BY ONOME AMUGE
Aluminium prices traded higher on worries about supply of the energy-intensive metal after Russia’s Gazprom, one of the largest publicly listed natural gas companies in the world, halted gas supplies to Poland and Bulgaria.
As a result, aluminium, which needs huge amounts of power in the smelting process, has seen curtailments of operations impacted by surging energy prices.
Benchmark three-month aluminium on the London Metal Exchange (LME) rose 0.9 percent to $3,120 a tonne.
Gianclaudio Torlizzi, partner at consultancy T-Commodity in Milan, Italy, said increasing tension over the energy sector will continue to offer long-term support to aluminium.
Torlizzi, who posited that the fundamentals for the lightweight metal are solid, added that the termination of gas supplies to two European countries has triggered concerns that more states could be hit by similar fate, especially Germany.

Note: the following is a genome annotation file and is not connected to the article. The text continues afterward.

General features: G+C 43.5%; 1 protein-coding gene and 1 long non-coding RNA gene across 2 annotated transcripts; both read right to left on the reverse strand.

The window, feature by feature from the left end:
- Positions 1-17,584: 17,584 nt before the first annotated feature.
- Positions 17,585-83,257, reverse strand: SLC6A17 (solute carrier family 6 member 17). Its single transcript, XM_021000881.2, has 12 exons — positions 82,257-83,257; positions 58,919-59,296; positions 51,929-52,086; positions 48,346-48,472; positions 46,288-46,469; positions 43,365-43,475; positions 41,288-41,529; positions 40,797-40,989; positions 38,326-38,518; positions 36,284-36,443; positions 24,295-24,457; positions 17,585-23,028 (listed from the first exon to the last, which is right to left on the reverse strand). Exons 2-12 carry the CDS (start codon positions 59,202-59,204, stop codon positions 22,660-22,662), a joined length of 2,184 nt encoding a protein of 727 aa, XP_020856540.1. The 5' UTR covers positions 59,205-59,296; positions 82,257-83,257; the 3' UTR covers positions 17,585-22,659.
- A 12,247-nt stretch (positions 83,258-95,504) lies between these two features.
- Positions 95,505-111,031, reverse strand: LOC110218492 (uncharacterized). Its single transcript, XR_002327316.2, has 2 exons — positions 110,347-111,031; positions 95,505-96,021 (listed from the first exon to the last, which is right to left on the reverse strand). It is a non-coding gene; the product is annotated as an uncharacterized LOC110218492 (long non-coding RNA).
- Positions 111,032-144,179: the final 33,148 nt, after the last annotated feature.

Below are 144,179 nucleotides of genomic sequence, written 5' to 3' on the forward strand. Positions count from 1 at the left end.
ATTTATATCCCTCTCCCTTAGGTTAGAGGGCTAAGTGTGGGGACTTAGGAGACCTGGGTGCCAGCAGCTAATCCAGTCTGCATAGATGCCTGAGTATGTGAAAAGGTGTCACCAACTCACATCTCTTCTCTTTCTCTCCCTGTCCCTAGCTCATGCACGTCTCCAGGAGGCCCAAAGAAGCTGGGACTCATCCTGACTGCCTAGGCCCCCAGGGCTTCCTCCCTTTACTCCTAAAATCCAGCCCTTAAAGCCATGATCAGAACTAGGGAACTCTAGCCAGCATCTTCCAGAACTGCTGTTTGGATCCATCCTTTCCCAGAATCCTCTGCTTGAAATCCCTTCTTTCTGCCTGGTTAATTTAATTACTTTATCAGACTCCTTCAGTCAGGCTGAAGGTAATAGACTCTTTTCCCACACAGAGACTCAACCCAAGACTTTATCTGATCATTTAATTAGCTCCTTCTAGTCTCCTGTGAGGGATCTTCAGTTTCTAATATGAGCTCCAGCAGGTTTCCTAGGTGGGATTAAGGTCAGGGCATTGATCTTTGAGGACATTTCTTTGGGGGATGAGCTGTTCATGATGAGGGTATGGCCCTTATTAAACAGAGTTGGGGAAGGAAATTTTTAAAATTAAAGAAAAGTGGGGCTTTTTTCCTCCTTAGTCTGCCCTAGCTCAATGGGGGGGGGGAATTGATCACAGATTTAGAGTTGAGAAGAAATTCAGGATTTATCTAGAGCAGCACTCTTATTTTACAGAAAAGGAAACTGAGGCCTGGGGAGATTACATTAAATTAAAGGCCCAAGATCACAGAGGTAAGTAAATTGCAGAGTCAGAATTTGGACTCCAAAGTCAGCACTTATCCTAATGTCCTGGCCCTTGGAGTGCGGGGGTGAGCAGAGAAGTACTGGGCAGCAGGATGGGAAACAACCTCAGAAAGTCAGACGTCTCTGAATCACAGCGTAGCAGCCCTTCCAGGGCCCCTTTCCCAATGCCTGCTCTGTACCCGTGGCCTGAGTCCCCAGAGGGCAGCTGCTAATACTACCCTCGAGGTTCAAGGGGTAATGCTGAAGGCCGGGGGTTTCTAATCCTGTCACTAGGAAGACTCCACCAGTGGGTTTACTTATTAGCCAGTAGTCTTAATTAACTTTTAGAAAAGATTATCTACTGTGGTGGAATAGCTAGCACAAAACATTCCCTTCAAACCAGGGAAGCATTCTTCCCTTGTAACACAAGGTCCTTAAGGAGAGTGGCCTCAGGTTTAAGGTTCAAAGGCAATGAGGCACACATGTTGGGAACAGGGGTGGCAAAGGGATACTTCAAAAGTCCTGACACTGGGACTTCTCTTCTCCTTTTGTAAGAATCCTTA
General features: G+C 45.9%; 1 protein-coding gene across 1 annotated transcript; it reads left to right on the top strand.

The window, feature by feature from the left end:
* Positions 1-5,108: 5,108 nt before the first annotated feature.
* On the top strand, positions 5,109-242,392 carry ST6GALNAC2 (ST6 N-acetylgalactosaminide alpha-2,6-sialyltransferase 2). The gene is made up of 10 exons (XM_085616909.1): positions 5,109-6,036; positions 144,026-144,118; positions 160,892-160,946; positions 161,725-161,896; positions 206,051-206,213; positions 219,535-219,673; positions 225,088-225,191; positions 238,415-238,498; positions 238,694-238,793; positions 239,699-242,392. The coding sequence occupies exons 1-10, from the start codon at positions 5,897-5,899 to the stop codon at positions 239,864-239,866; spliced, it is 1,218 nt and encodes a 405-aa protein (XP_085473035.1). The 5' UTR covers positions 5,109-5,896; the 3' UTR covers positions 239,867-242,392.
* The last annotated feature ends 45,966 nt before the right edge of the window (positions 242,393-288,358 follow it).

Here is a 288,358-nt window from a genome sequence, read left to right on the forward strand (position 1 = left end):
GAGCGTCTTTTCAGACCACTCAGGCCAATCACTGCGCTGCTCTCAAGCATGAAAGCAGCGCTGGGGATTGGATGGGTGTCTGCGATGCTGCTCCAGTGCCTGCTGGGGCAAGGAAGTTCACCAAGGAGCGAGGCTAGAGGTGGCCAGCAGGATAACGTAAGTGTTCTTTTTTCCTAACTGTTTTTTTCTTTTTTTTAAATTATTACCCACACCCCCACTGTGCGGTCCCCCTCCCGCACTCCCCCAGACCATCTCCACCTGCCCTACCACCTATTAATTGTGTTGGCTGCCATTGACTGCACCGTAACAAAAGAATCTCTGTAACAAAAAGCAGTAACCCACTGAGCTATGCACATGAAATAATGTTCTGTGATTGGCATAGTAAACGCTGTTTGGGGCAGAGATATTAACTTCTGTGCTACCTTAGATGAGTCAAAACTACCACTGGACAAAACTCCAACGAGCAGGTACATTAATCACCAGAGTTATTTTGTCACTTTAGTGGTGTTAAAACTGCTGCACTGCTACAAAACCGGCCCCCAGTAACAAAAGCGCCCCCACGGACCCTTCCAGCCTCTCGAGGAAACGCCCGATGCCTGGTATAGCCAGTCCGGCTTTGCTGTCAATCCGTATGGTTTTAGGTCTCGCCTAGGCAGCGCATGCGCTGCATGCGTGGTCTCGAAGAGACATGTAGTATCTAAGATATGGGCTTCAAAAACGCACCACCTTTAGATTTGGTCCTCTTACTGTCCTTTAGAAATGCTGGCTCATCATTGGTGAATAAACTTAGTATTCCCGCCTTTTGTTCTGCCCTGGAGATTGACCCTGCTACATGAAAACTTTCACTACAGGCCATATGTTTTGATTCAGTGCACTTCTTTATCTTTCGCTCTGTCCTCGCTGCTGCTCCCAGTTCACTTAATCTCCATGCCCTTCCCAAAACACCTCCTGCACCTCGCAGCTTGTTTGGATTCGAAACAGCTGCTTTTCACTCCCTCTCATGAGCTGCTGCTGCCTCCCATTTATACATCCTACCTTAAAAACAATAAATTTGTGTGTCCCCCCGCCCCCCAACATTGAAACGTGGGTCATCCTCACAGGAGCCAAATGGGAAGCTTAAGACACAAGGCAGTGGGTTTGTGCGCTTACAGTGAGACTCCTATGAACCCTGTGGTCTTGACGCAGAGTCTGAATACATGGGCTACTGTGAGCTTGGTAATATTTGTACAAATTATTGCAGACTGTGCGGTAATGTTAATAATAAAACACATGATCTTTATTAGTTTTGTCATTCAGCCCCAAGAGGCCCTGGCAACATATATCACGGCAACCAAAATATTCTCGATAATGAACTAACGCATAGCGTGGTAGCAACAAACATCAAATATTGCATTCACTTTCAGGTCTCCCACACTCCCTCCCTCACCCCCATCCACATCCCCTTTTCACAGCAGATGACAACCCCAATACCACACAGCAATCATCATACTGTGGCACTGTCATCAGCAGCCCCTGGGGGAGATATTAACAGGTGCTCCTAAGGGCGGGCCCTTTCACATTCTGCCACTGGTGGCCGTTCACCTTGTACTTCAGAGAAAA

Meanwhile, analysts observed that extended lockdowns in top metals consumer China in its battle against COVID-19, has fanned worries about overall metals demand as the country’s yuan currency slipped to nearly 17-month lows against the U.S. dollar which is currently at its strongest monthly valuation in seven years.
“A weakening yuan is bearish for base metals and there’s expectation that the yuan can weaken a bit more, so that will continue to pressure base metals,” Torlizzi said.
For the week, base metals, except aluminium, declined in low volumes, as lead lost 0.1 percent to $2,280 a tonne; zinc shed 0.1 percent to $4,216.50 a tonne; nickel slipped 0.6 percent to $33,100 a tonne; tin was down 0.2 percent to $39,915 a tonne; while copper was little changed at $9,859 a tonne.